David Remnick is one of America’s most elite literary minds. He’s been the editor of “The New Yorker” for 20 years, and he currently hosts “The New Yorker Radio Hour”. Their August 10th episode was about summer reads. This being the “New Yorker”, one of them of course recommends “Moby Dick”, but Remnick differs:
- “When summer rolls around I tend to reach for something, well, sometimes, a little shorter, a little lighter, and with more fistfights. For years I’ve been devouring a series of books about an ex-military-cop named Jack Reacher. Huge, hard-nosed, a quiet stranger who wanders into town and finds trouble inevitably… This all-American tough guy is the creation of one Lee Child…Lee Child, it’s an absolute delight to have you here, you’ve made so many summers come alive for me.”
Later, Remnick calls Child “a great writer of thrillers.” And Remnick is not alone, his “New Yorker” colleague, and acclaimed author in his own rite, Malcolm Gladwell has written about “The Lawless Pleasures of Lee Child’s Jack Reacher Novels”.
How can they like these pulpy messes, hastily written without research, outlining or revision, filled with unintentionally comedic machismo? Well, mostly for the same reasons I do: Even these high-intellectuals appreciate Reacher’s inimitable voice. For his part Gladwell says:
- “Action, in a Reacher book, is nearly always a secondary matter. We know going in that Reacher will kill the bad guy through some combination of tactical brilliance and brute force. The pleasure is in Reacher’s moment of introspection in the millisecond before the action occurs: his silent consideration of the variables of physics, geometry, and psychology that comprise a violent encounter…”
He later concludes: “I’ve read all twenty of Lee Child’s novels. Maybe there’s something wrong with me. But I can’t wait for the twenty-first.”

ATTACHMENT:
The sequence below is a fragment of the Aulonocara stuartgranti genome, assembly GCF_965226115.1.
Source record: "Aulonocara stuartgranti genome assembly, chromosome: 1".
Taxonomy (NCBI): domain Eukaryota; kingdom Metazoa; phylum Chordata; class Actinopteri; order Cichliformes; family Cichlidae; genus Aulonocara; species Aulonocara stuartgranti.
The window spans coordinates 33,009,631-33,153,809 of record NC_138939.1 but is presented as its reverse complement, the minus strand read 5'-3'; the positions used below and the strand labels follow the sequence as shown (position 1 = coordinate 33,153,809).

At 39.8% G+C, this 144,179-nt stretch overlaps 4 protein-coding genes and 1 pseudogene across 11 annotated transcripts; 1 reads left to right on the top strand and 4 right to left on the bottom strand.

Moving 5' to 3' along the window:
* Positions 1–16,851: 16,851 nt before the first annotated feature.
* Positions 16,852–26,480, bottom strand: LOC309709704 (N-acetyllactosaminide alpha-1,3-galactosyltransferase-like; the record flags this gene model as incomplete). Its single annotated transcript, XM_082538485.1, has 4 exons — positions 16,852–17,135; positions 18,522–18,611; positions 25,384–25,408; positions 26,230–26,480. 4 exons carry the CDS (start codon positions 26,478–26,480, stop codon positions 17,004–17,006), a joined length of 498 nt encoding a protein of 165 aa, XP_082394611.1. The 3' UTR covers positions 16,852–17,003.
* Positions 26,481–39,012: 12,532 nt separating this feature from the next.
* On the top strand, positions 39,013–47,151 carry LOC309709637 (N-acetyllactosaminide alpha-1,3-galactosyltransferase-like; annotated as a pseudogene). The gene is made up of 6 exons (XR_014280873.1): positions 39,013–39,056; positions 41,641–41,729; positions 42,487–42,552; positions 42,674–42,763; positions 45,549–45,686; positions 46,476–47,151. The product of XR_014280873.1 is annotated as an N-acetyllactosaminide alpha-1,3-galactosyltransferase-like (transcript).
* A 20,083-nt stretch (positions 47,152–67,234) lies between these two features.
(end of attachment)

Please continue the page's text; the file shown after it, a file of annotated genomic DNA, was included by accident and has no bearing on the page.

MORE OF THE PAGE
But there’s another thing going on here, too. These books offer the pleasures of macho reading without a lot of the drawbacks.
Reacher’s most obvious literary antecedent is Mickey Spillaine’s Mike Hammer, who was both the last of the great hard-boiled dicks and the first of a new generation of bullet-spitting, commie-hating, over-the-top manly men who sold to a much broader paperback-reading audience. Spillaine was a better writer than Child, and he has his literary defenders, but he began a trend of alienating liberal readers that most macho writers have kept with. Child, however, breaks with it.
Don’t get me wrong, Reacher is explicitly anti-Democrat. In the first book’s third paragraph, Reacher tells us, “I was in a booth, at a window, reading somebody’s abandoned newspaper about the campaign for a president I didn’t vote for last time and wasn’t going to vote for this time.” He’s not naming any names, but given that the book was written in 1996, it’s not hard to figure out who he’s talking about. He goes on to complain about said president cutting the military budget, and those cuts turn out to have emboldened the bad guys and triggered their plan (Remember when Democrats would actually cut military budgets? That was a long time ago!)
But even old-school liberal Democrats like Remnick and Gladwell like and identify with Reacher, in a way they could never identify with a bundle of hate like Hammer.
One of Reacher’s most salient qualities is that, unlike most macho paperback heroes, he’s humane. He has interest in and empathy for the downtrodden. He is, after all, first and foremost, a homeless man (albeit by choice). Here he is riding to the police station after being falsely arrested:
- I was alone in the back of the car. A thick glass partition divided the space. The front doors were still open. Baker and Stevenson got in. Baker drove. Stevenson was twisted around keeping me under observation. Nobody talked. The backup car followed. The cars were new. Quiet and smooth riding. Clean and cool inside. No ingrained traces of desperate and pathetic people riding where I was riding.
- I looked out of the window. Georgia. I saw rich land. Heavy, damp red earth. Very long and straight rows of low-bushes in the fields. Peanuts, maybe. Belly crops, but valuable to the grower. Or to the owner. Did people own their land here? Or did giant corporations? I didn’t know.
When Remnick and Gladwell read these books at their beach houses, they’re not going to wince with embarrassment at Reacher’s politics or worldview. Reacher tucks payment and tip under his plate as he’s being arrested at a diner and he’s a gentleman with his love interest, whom he described in non-salacious ways.
Child, who is himself an anti-Thatcher guy, has created a hero that will appeal to everyone. He knows that his most hardcore audience will be truckers and other mostly-conservative men, but his work has reached millions more by combining Spillaine’s two-fisted red-meat appeal with his own BBC-bred humanism. He’s hit the sweet spot.